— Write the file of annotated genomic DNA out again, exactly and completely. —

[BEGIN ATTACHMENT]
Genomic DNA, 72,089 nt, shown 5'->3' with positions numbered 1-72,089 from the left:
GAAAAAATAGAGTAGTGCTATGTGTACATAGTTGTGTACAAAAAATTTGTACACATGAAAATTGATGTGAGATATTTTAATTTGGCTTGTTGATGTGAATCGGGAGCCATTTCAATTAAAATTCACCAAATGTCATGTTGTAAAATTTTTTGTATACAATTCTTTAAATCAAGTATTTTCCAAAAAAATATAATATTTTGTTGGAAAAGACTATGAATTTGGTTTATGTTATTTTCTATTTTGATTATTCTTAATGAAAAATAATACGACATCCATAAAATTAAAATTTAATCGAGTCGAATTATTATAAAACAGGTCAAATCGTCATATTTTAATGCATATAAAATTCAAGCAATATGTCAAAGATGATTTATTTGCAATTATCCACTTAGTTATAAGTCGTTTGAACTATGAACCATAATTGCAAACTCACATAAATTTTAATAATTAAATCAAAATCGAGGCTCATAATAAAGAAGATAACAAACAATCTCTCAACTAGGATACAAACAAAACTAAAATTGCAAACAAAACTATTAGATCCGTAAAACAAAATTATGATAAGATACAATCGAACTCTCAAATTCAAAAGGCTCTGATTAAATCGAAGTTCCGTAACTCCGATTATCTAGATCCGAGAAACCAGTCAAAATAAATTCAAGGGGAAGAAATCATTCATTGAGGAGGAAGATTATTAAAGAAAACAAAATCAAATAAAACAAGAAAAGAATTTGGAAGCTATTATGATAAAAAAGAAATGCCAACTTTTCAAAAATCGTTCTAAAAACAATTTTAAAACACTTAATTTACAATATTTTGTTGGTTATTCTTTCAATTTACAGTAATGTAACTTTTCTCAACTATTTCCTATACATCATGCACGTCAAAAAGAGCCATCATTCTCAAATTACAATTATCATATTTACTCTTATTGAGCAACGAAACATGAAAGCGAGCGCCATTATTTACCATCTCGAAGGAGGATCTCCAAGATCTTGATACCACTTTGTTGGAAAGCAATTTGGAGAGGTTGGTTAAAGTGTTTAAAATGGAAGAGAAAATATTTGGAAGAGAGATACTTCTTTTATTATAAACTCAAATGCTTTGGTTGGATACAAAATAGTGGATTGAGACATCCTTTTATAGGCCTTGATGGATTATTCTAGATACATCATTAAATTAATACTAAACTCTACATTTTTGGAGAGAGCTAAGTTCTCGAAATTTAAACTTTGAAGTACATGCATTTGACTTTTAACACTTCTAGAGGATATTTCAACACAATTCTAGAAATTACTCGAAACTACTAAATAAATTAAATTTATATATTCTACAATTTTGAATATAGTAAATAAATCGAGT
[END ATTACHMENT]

Genomic DNA, 72,089 nt, shown 5'->3' with positions numbered 1-72,089 from the left:
GAAAAAATAGAGTAGTGCTATGTGTACATAGTTGTGTACAAAAAATTTGTACACATGAAAATTGATGTGAGATATTTTAATTTGGCTTGTTGATGTGAATCGGGAGCCATTTCAATTAAAATTCACCAAATGTCATGTTGTAAAATTTTTTGTATACAATTCTTTAAATCAAGTATTTTCCAAAAAAATATAATATTTTGTTGGAAAAGACTATGAATTTGGTTTATGTTATTTTCTATTTTGATTATTCTTAATGAAAAATAATACGACATCCATAAAATTAAAATTTAATCGAGTCGAATTATTATAAAACAGGTCAAATCGTCATATTTTAATGCATATAAAATTCAAGCAATATGTCAAAGATGATTTATTTGCAATTATCCACTTAGTTATAAGTCGTTTGAACTATGAACCATAATTGCAAACTCACATAAATTTTAATAATTAAATCAAAATCGAGGCTCATAATAAAGAAGATAACAAACAATCTCTCAACTAGGATACAAACAAAACTAAAATTGCAAACAAAACTATTAGATCCGTAAAACAAAATTATGATAAGATACAATCGAACTCTCAAATTCAAAAGGCTCTGATTAAATCGAAGTTCCGTAACTCCGATTATCTAGATCCGAGAAACCAGTCAAAATAAATTCAAGGGGAAGAAATCATTCATTGAGGAGGAAGATTATTAAAGAAAACAAAATCAAATAAAACAAGAAAAGAATTTGGAAGCTATTATGATAAAAAAGAAATGCCAACTTTTCAAAAATCGTTCTAAAAACAATTTTAAAACACTTAATTTACAATATTTTGTTGGTTATTCTTTCAATTTACAGTAATGTAACTTTTCTCAACTATTTCCTATACATCATGCACGTCAAAAAGAGCCATCATTCTCAAATTACAATTATCATATTTACTCTTATTGAGCAACGAAACATGAAAGCGAGCGCCATTATTTACCATCTCGAAGGAGGATCTCCAAGATCTTGATACCACTTTGTTGGAAAGCAATTTGGAGAGGTTGGTTAAAGTGTTTAAAATGGAAGAGAAAATATTTGGAAGAGAGATACTTCTTTTATTATAAACTCAAATGCTTTGGTTGGATACAAAATAGTGGATTGAGACATCCTTTTATAGGCCTTGATGGATTATTCTAGATACATCATTAAATTAATACTAAACTCTACATTTTTGGAGAGAGCTAAGTTCTCGAAATTTAAACTTTGAAGTACATGCATTTGACTTTTAACACTTCTAGAGGATATTTCAACACAATTCTAGAAATTACTCGAAACTACTAAATAAATTAAATTTATATATTCTACAATTTTGAATATAGTAAATAAATCGAGT